Episode 4: Beethoven @ 250
– KCET broadcast: December 16 @ 8 p.m.
– PBS So Cal broadcast: December 26 @ 7 p.m.
As the final episode of Southland Sessions approaches, we would like to invite all of our patrons to tune in to honor “classical music’s birthday boy,” as Carl St.Clair and Pacific Symphony celebrate the 250th anniversary of Beethoven’s birth. This program concludes with the composer’s “great work to humanity,” Symphony No. 9, in a 2012 recording of the orchestra’s Plazacast at the Segerstrom Center for the Arts. This four-program series aimed to showcase the vibrancy and resilience of creative minds across Southern California during the pandemic.
Symphony No. 5, Movement 1 | Sergei Prokofiev
Prokofiev’s Fifth Symphony is considered to be one of the greatest orchestral works of the 20th century. Pacific Symphony last performed the work in January 2017. This symphony is the first of three that he would compose while living in the Soviet Union. Not long after the premiere, he wrote, “I regard the Fifth Symphony as the culmination of a long period of my creative life…I conceived of it as glorifying the grandeur of the human spirit…praising the free and happy man—his strength, his generosity, and the purity of his soul.”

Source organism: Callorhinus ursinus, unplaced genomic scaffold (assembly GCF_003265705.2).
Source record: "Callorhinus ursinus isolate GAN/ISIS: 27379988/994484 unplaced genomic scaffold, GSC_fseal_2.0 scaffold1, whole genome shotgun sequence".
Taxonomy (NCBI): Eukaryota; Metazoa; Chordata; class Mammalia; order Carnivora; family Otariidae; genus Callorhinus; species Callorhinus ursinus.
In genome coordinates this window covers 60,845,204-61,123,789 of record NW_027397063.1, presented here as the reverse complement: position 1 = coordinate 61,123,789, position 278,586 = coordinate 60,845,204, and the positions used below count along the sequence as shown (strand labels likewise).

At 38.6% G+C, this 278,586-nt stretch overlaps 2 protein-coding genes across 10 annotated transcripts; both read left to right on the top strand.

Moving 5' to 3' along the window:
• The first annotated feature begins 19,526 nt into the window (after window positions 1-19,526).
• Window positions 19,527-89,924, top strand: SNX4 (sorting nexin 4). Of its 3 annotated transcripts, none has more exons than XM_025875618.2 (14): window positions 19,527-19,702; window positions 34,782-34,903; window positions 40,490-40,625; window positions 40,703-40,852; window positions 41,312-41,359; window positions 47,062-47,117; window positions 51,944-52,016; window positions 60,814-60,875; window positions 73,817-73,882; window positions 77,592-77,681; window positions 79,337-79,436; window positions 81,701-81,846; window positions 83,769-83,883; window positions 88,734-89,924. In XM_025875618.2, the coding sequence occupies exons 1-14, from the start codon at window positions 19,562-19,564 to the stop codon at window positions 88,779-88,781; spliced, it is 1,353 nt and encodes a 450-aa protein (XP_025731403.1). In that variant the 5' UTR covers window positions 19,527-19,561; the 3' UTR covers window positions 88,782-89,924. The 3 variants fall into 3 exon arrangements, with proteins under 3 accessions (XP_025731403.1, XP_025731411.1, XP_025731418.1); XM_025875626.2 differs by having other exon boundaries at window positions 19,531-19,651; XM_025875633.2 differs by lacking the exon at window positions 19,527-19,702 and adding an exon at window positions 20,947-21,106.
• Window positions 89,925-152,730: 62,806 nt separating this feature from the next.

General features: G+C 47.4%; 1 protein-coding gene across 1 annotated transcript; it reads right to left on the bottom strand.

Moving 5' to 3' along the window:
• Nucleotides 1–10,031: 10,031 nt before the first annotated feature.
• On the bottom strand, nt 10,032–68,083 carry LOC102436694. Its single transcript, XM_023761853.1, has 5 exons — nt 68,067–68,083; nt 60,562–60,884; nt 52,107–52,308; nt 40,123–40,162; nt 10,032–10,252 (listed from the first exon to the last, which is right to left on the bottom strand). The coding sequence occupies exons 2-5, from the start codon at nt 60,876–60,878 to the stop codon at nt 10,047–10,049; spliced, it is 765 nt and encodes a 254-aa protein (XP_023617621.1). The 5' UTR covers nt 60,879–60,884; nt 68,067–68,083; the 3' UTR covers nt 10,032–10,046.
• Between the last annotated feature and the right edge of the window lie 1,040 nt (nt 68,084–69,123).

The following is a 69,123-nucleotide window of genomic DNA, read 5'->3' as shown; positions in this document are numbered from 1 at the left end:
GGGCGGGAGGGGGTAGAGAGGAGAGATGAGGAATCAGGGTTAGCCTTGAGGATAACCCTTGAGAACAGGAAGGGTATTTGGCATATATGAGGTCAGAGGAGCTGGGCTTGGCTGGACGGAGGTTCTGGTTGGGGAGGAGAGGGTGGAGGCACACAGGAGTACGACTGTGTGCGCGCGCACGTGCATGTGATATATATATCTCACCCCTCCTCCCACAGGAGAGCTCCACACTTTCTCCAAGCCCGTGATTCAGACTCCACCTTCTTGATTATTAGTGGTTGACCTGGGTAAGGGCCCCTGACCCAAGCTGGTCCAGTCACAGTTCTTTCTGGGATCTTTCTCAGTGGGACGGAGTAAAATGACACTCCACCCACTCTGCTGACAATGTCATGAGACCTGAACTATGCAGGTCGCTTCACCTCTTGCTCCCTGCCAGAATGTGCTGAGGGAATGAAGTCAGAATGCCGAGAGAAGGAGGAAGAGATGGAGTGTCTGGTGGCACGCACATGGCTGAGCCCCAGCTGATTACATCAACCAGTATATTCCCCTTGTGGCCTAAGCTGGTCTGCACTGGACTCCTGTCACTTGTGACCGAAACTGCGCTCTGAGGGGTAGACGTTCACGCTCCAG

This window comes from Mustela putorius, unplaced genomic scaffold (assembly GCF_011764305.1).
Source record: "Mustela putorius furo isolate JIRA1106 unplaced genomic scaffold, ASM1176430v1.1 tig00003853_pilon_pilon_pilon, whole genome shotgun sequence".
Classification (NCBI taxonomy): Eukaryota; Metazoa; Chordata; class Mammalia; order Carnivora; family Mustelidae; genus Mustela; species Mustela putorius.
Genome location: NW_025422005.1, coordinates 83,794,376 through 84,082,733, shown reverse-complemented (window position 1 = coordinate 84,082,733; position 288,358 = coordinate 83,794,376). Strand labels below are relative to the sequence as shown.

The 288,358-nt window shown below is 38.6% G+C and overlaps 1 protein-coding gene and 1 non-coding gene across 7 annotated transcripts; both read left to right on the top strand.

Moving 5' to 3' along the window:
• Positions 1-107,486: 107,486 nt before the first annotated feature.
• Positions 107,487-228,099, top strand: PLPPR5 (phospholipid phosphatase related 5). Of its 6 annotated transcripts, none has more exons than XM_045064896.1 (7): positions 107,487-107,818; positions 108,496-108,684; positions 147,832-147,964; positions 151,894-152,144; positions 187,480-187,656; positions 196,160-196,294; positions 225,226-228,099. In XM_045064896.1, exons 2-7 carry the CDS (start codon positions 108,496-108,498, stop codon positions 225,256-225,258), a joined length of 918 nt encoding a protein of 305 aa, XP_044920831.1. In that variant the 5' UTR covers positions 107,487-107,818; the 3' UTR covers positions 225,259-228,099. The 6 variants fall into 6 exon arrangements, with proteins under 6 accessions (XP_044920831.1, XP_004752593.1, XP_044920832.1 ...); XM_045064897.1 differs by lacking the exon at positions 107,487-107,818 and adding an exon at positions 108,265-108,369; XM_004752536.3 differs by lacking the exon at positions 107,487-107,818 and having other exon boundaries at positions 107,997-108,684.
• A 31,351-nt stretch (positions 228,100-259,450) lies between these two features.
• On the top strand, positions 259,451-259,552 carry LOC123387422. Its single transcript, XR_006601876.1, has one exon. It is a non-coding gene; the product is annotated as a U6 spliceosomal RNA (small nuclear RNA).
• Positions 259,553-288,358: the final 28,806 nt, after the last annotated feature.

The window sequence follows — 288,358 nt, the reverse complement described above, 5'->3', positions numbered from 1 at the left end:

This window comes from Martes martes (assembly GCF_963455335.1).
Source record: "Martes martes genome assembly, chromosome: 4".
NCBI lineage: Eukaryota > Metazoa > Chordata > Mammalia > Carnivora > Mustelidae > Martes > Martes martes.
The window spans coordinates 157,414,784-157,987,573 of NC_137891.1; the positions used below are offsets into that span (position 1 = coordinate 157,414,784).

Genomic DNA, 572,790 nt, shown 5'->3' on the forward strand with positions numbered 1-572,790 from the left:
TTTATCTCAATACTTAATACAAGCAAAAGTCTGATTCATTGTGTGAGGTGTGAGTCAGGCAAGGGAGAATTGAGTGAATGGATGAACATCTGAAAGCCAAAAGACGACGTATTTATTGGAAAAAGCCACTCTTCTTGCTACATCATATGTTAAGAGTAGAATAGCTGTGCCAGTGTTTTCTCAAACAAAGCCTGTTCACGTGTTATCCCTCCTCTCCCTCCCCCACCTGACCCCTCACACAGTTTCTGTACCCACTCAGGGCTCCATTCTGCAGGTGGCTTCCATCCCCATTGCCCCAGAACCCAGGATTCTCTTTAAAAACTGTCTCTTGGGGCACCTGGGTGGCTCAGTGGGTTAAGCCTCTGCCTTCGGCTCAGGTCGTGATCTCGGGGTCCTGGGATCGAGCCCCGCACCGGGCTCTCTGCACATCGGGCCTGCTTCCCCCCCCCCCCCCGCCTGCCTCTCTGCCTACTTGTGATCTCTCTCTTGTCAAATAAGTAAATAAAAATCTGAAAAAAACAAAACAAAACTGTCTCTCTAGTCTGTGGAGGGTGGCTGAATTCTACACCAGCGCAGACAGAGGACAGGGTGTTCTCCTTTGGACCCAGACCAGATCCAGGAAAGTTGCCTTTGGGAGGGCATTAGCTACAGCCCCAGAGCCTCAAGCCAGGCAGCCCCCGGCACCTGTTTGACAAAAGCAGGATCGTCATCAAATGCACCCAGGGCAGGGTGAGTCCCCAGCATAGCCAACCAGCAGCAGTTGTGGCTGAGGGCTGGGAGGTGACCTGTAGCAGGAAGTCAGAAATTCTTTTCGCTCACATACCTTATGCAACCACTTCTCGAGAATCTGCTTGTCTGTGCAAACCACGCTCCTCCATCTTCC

“There Will Be Rest” | Frank Ticheli
“There Will Be Rest” is based on a poem by Sarah Teasdale, with the same title. Frank Ticheli set this to music originally for chorus and dedicated it to Pacific Chorale (1999) “in loving memory of Cole Carsan St.Clair, the son of my dear friends, conductor Carl St.Clair and his wife, Susan.” This performance features Pacific Chorale a capella in a recent mosaic video.
Symphony No. 9, Choral Finale | Ludwig van Beethoven
Beethoven’s Ninth is arguably the most popular piece of classical music in the world. Beethoven set the music to the poem “An die Freude” (Ode to Joy) by Friedrich Schiller, which addresses the unity of brotherhood, expresses a sense of community, and calls for people to change the world from a place of despair into one of joy, peace, and freedom. The phrase, “Alle Menschen werden Brüder” (“All men will become brothers”) is probably the most significant line from the text because it embodies the struggle and the desire to change the world. With the introduction of the human voice into the symphony, the audience must have been stunned and since then would have left every composer admiring this new direction in composition. Beethoven paved a way for future composers and their grand works such as Franz Liszt’s symphonic poems, Richard Wagner’s melodramatic operas, Gustav Mahler’s drawn-out symphonies and countless other compositions.